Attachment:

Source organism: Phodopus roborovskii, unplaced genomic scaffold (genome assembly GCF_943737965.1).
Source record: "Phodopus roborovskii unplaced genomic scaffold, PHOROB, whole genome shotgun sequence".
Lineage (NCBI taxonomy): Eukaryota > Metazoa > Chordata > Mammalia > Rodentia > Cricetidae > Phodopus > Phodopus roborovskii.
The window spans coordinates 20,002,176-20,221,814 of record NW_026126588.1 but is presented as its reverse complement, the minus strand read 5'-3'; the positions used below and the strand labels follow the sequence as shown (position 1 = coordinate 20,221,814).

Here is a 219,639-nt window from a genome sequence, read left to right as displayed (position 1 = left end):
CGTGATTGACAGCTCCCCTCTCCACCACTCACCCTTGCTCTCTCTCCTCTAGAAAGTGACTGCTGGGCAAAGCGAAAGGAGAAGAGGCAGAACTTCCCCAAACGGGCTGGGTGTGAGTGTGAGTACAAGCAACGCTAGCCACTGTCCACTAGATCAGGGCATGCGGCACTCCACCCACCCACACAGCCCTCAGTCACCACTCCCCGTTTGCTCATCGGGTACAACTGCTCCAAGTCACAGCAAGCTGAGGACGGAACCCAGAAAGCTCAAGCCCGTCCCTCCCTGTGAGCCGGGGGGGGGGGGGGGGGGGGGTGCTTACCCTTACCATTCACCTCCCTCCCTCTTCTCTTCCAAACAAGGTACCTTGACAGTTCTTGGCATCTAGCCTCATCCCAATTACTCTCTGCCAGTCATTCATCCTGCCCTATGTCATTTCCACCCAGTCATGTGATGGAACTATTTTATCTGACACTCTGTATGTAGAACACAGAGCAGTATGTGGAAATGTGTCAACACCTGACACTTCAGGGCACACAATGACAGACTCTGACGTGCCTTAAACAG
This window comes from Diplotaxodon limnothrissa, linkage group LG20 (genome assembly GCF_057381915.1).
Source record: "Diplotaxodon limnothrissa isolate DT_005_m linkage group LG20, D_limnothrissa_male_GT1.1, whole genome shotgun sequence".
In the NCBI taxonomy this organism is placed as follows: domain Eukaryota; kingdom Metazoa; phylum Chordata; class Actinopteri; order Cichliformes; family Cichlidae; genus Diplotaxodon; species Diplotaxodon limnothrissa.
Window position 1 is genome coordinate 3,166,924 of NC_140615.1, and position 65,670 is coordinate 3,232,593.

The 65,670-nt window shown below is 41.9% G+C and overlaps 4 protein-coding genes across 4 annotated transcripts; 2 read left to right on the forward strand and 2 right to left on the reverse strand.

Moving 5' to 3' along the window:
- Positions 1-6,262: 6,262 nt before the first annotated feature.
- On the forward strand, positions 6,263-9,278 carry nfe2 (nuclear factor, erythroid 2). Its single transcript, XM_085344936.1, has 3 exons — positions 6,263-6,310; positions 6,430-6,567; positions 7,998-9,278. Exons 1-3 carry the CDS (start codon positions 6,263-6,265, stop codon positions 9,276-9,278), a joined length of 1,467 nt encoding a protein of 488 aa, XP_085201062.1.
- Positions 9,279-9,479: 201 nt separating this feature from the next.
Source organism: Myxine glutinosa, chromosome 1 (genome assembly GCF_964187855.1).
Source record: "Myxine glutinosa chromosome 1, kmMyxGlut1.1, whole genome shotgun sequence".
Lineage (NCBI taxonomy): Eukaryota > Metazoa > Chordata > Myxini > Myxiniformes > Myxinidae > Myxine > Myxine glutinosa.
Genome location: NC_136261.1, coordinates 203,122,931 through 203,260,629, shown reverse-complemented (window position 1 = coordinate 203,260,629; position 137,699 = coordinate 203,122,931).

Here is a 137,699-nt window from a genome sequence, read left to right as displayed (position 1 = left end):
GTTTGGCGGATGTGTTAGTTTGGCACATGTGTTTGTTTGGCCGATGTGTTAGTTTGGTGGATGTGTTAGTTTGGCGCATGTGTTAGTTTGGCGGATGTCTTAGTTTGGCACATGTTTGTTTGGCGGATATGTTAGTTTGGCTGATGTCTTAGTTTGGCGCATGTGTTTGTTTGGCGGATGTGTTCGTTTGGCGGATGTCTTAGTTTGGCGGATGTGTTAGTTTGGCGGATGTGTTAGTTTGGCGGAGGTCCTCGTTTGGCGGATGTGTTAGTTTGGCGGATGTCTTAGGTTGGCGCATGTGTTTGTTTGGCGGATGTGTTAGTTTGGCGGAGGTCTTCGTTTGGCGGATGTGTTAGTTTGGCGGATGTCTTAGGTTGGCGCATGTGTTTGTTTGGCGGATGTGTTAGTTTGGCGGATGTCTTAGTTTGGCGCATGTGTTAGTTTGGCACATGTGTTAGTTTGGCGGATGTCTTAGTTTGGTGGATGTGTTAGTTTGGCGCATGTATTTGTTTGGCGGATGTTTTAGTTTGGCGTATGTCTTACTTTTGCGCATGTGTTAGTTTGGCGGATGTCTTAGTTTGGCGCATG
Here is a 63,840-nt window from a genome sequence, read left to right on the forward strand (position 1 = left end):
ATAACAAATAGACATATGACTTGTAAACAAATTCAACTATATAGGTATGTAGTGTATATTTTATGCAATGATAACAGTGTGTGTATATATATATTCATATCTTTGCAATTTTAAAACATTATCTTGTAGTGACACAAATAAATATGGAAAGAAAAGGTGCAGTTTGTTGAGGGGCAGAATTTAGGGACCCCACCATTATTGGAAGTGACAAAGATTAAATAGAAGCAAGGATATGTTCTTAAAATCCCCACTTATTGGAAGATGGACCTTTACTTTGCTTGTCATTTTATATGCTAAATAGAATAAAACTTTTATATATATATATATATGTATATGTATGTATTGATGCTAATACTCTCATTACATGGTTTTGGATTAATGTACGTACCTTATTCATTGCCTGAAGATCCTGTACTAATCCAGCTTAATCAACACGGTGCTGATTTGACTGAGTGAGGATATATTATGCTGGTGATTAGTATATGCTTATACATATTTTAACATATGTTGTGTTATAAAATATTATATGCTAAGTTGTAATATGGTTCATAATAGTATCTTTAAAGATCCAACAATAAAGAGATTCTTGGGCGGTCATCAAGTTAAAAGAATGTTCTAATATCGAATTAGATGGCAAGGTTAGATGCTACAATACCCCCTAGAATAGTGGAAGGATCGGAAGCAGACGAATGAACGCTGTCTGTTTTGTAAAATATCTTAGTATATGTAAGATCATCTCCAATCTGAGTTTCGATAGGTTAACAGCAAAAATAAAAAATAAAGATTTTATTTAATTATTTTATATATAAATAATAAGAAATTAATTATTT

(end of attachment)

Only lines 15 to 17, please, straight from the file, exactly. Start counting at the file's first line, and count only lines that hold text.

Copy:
- Positions 9,279-9,479: 201 nt separating this feature from the next.
Source organism: Myxine glutinosa, chromosome 1 (genome assembly GCF_964187855.1).
Source record: "Myxine glutinosa chromosome 1, kmMyxGlut1.1, whole genome shotgun sequence".